Jump to content


  • Content Count

  • Joined

  • Last visited

  • Days Won


MrRoundel last won the day on February 15

MrRoundel had the most liked content!

About MrRoundel

  • Rank
    WRT Addict

Recent Profile Visitors

The recent visitors block is disabled and is not being shown to other users.

  1. Greetings all. I'm in the process of attempting to replace a roller jewel in a extra-thin Illinois pocket watch, 12s+ grade 439, IIRC. There is very little space to get the jaws of the combination tool onto the roller table to hold and heat it up. I have the hole cleaned out, and even if I do get a tool on it there will be trouble getting shellac on the top of it to start the process. Since I'm pretty sure that the pocket watch combo tools that I have wouldn't work on wrist watches, what do you guys use for this purpose? Do you just replace the whole assembly, table and all? Thanks ahead of time. Cheers. I'll try to post images a bit later. Thanks again.
  2. MrRoundel

    Howard Pocket Watch

    The staff should be a Howard #560, providing it is a friction-fit staff. Otherwise it might be a 561, which appears to be riveted. The dimensions for the #560 should be 4.00L/.45mm hairspring shoulder/.50--.76mm for two-piece double roller/.10 mm pivot. Let me know if you need dimensions for the riveted style. Good luck.
  3. MrRoundel

    ESA 9150 Electronic Stop-Lever Spring?

    BTW, I made a rather nifty little tool to position the tension springs that lie beneath the train bridge like an ugly troll. I filed, pounded, and squeezed in smooth-jaw pliers, a brass tapered-pin, until it was thin enough to pass between the plastic tension wheel and the bottom of the bridge. It made quick work of it. On a microscopic level the spring may find the brass sort of "sticky", so it is easy to move the springs over to their plastic wheels. This time I'm going to save the tool, and mark its container, so I don't have to reinvent the wheel next time. I forgot what I used to handle this last time, on the 9150. Cheers.
  4. MrRoundel

    ESA 9150 Electronic Stop-Lever Spring?

    Thanks, rogart63. I'll try that balance-swing test next time I pull the crystal. I ended up punting by setting date and time to the present before quickly casing and replacing crystal. Since it's my own watch, I can get away with such badness. :-) After all, I shouldn't have to mess with the date until...oh crap...the end of this month when I have to deal with the short month we're in. Doh! If I was smart AND lazy, I would have set the date to compensate for that change, if possible. Oh well, I'll pop the crystal again in a couple of weeks and check it out further. I'll also brush up on using the timegrapher. In the meantime, I have another Wittnauer electronic I bought a while back to clean. It has the later ESA9154 model in it. Thanks again.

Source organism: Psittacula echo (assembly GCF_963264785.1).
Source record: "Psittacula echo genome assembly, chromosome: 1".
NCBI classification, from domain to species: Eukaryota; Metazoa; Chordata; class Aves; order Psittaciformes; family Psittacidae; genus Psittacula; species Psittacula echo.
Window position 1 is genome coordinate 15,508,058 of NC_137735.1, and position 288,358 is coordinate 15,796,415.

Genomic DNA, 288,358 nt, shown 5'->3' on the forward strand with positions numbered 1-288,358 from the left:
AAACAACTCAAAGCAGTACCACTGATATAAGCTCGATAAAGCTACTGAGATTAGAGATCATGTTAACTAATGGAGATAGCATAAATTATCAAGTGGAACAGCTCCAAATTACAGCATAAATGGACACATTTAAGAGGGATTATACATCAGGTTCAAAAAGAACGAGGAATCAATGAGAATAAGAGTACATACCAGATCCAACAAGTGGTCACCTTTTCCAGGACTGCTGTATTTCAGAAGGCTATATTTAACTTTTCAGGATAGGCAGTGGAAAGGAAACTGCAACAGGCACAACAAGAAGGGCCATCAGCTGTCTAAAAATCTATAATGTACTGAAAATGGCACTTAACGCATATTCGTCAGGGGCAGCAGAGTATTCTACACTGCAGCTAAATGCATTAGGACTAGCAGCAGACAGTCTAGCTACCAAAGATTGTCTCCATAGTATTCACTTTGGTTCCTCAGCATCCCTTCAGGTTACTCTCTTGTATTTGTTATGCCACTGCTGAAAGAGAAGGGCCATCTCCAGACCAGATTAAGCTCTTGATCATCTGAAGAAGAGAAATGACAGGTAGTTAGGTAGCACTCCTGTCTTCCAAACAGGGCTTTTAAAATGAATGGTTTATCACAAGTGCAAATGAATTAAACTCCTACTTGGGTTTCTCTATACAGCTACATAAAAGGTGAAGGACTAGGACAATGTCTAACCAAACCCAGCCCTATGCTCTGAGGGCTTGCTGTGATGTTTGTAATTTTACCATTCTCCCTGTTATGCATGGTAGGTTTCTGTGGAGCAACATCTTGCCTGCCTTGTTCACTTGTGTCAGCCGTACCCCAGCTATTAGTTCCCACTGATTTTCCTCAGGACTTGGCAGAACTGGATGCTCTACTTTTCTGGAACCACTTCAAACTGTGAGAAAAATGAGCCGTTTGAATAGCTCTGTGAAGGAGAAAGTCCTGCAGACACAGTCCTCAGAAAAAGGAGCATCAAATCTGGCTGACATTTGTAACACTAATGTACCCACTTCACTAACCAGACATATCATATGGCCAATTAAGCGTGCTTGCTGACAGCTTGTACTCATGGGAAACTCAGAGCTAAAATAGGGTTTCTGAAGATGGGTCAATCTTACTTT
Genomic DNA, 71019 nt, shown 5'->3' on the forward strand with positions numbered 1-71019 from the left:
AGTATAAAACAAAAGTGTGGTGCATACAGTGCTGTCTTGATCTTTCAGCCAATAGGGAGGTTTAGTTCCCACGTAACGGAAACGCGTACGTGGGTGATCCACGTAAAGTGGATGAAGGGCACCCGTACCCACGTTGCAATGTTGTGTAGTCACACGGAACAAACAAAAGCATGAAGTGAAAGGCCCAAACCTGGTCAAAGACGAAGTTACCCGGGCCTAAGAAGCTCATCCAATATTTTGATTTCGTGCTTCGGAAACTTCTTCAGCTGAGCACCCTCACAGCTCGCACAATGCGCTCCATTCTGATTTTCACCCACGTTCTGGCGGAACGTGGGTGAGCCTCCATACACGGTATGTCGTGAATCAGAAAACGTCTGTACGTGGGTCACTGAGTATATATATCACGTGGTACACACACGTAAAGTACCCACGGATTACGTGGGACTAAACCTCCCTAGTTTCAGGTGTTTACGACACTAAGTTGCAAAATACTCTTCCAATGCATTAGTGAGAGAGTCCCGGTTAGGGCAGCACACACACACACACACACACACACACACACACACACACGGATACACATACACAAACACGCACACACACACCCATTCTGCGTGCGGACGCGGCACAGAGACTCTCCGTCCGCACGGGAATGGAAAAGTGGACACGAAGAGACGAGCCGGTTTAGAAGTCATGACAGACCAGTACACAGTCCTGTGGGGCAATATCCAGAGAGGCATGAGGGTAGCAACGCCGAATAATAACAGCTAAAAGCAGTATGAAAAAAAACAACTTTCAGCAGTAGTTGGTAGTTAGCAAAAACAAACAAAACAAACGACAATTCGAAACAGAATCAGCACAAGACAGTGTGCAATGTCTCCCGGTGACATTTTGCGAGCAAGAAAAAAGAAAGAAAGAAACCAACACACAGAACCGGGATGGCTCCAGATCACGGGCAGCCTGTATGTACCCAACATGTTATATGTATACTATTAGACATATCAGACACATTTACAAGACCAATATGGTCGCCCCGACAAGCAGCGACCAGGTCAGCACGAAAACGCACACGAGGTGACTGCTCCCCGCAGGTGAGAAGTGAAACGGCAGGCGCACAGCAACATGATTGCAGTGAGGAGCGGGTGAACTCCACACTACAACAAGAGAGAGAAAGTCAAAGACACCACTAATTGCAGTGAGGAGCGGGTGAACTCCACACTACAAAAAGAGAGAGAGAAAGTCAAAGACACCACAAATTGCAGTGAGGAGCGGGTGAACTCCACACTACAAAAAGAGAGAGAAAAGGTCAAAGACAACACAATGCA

5. MrRoundel

    ESA 9150 Electronic Stop-Lever Spring?

    Thanks for your input, rogart63. The puzzling thing is that I don't have to twist the movement to start it running. Instead, it merely takes a "flick" or two of the spring at the top of the balance-stop lever to get it running. Would that be the case if it was out of beat? It runs fine once I start it up, providing I don't have to set the hands. It kept great time overnight. The only timegrapher I have is the app. that goes with my Ipad. I'll take a look to see what shows up there, providing I can remember how to work it. Thanks again. Cheers.
  6. Better late than never? Regarding those tension springs, I do remember that they weren't fun to deal with, but if you do as instructed in the manual, it should turn out OK. They are supposed to sit inside their respective plastic pulleys that are under the wheels. I think I used a brass tapered pin in a pin-vise to get them into position. But you do have to situate them in the ready position before you put the bridge back on. One thing I do want to add to this thread is that it MIGHT NOT be a good idea to keep these watches in setting position to save battery power. I did that and I have a suspicion that the tension spring at the top of the stop lever, near the stem, may have become a bit fatigued, taking away some required tension. I'm just guessing based on the fact that the watch was doing fine when I put it away almost a year ago, but has problems that appear to be related to that section of the watch. That spring is compressed when the stem is in set position. Anyway, I just thought I'd mention it here. Cheers all.